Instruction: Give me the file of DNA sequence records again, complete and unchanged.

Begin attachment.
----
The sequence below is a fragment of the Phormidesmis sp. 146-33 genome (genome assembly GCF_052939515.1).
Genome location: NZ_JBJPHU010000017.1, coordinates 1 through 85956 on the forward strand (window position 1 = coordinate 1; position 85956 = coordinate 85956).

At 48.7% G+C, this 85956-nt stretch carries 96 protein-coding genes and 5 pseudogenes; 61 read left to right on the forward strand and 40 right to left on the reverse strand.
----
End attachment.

The sequence below is a fragment of the Phormidesmis sp. 146-33 genome (genome assembly GCF_052939515.1).
Genome location: NZ_JBJPHU010000017.1, coordinates 1 through 85956 on the forward strand (window position 1 = coordinate 1; position 85956 = coordinate 85956).

At 48.7% G+C, this 85956-nt stretch carries 96 protein-coding genes and 5 pseudogenes; 61 read left to right on the forward strand and 40 right to left on the reverse strand.